Blazing fires still threaten Nilgiris forests

March 13th, 2008 - 5:16 pm ICT by admin  


Coimbatore, March 13 (IANS) Over 6,000 sq km of the precious Nilgiris forests, a heritage ecosystem, is threatened by forest fires that are still blazing, wildlife department officials said here Thursday. The biosphere straddles three south Indian states of Tamil Nadu, Karnataka and Kerala and holds the reserve forests of Nagarhole and Bandipur (Karnataka), Mudumalai (Tamil Nadu) and the unique Silent Valley (Kerala).

Tamil Nadu’s forest department has been put on high alert in the Mudumalai forest ranges.

“As the Mudumalai forest is congruent with the Bandipur forest, Tamil Nadu is especially alert and pro-active,” said Rakesh Dogra, Nilgiris wildlife warden.

The department has closed down the Mudumalai national park until May end, “to better control fires and water sources and keep tourists away at a time when forest fires are raging”.

The department fire-fighting force “is closely watching the Bandipur and Nagarhole forest fires”, Chief Conservator of Forests, Tamil Nadu, V.N. Singh told IANS. “We have to be vigilant though, so far, Tamil Nadu has not been much affected,” he added.

The forest department has arrested six people in the Gudalur reserve forest for lighting fires and destroying at least two acres of grassland. The men worked for a private estate in the area, sources said.

Large fires are still raging in the Nagarhole forest too and more than a 100 people have been deployed in “backfire operations”, by which a controlled ring of fire is lit to restrict large fires from spreading to new areas.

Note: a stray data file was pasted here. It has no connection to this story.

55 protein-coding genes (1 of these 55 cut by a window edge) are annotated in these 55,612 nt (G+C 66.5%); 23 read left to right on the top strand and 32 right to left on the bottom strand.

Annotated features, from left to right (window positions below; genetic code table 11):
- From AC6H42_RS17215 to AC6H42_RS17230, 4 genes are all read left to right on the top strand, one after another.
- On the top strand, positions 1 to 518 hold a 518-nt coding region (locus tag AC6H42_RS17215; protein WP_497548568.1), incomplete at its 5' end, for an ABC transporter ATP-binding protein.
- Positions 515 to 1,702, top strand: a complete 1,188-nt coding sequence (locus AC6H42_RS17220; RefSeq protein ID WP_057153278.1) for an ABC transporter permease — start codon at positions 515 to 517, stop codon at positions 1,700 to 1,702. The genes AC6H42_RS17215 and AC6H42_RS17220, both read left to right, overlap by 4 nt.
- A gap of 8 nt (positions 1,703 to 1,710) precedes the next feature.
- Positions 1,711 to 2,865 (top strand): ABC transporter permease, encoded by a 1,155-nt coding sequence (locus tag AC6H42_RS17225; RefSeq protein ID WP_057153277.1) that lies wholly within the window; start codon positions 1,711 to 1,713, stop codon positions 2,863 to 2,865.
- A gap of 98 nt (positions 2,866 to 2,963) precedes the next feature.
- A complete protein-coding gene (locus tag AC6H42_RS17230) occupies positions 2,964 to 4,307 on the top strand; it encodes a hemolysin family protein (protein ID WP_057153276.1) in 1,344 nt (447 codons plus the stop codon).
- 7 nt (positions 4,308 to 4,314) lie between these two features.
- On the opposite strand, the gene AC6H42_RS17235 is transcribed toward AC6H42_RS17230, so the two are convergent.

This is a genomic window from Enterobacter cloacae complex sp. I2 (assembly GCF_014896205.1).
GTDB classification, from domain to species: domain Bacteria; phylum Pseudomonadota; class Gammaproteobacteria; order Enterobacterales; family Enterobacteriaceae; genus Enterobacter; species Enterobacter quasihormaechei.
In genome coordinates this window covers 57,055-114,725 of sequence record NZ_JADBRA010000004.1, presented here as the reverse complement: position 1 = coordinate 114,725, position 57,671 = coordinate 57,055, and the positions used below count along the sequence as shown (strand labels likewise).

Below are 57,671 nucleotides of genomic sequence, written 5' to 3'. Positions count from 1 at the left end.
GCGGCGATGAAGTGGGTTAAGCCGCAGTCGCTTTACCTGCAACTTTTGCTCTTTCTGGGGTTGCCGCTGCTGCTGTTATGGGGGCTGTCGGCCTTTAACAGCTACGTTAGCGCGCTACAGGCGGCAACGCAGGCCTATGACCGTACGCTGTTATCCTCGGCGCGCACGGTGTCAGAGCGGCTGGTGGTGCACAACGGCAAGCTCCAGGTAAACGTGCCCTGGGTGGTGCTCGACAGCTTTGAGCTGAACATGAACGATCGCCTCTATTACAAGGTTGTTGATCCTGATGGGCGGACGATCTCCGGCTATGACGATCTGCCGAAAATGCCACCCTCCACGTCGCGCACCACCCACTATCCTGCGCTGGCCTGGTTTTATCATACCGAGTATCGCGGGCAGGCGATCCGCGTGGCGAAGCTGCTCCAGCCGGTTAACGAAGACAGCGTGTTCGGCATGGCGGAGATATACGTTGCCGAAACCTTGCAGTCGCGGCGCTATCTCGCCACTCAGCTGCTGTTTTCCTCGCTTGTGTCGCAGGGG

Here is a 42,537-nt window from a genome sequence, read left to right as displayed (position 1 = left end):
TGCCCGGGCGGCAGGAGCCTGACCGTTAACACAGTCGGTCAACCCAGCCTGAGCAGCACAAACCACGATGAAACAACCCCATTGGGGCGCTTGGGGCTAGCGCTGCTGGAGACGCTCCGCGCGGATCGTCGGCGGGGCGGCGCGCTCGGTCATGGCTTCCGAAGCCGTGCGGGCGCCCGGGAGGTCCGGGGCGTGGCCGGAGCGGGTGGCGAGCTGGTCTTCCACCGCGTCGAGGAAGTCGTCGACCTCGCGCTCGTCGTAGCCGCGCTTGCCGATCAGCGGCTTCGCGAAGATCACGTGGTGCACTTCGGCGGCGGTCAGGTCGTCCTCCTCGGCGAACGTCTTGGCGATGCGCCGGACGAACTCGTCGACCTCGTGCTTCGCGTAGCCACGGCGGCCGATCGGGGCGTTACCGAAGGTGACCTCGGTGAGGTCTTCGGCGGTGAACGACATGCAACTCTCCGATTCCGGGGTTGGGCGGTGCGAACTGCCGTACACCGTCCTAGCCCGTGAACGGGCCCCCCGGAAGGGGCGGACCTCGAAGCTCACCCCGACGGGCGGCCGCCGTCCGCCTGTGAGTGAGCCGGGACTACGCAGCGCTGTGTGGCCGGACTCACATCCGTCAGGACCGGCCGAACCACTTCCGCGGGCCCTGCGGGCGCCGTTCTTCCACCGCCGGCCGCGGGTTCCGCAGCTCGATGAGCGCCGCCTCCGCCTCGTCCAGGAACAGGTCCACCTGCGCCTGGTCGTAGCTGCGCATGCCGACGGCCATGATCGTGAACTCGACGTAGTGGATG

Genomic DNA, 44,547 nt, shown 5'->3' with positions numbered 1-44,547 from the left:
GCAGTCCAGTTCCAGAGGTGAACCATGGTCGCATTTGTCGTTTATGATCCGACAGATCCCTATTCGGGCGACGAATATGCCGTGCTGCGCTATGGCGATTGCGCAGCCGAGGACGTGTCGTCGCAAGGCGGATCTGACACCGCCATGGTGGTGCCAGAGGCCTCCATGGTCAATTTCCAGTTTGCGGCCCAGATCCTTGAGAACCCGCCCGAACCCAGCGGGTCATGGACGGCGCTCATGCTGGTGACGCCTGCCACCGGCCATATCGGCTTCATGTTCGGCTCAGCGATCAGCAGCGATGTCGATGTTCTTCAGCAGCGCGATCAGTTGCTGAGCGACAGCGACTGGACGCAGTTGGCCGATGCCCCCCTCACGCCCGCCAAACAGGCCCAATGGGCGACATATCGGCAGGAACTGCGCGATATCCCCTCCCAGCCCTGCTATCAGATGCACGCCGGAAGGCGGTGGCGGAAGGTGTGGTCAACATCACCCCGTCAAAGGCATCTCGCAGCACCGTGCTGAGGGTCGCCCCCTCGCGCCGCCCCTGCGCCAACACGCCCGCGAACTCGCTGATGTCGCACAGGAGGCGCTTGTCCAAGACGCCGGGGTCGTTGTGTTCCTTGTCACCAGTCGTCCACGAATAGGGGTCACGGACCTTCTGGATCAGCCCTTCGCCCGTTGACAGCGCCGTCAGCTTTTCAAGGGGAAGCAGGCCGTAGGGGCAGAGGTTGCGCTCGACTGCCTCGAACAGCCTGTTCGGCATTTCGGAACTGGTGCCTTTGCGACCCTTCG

A large number of wild animals, among them elephants, tigers and deer are reported to be on the move across the Mudumalai and Muthanga (Kerala) ranges, fleeing the fires and also in search of food.

Kerala Forest Minister Benoy Viswam has sought “joint monitoring and concerted action for prevention and control of forest fires”, between the three southern states.

In Palakkad district of Kerala, Mannarkkad forest is affected, as is Thrissur district, which is open to hot dry winds from mainland Tamil Nadu.

There have been reports of fires at Moolahalla and in the Silent Valley (SV), one very close to the SV core area, and in Muthanga.

Fires have also broken out in Tamil Nadu forests close to the Chinnar Wildlife Sanctuary and Wayanad Wildlife Sanctuary.

Last Sunday fires were reported from Agasthyakoodam biosphere in Tamil Nadu and Wayanad biosphere in Kerala.

Fires were also reported in the forests near Thiruvananthapuram, in the Upper Sanatorium, Kambimoodu and Ponmudi regions.

Some grassland in the proposed Indian Institute of Space Science complex has also been destroyed, reports from the area said.

Constituted in 1986 under Unesco’S Man and Biosphere Programme, the biosphere also includes the Wayanad Wildlife Sanctuary and the Mukurthi National Park.

The Bandipur reserve is spread over 865 sq km, with 321 sq km in Tamil Nadu making up the Mudumalai sanctuary. The two parts of the sanctuary are separated by the Moyar river. The Nagarhole reserve forest is spread over about 700 sq km and the Silent Valley reserve is about 90 sq km.

Photographs taken by NASA satellites have shown several fires in the core areas of the Nilgiris bio-reserve.

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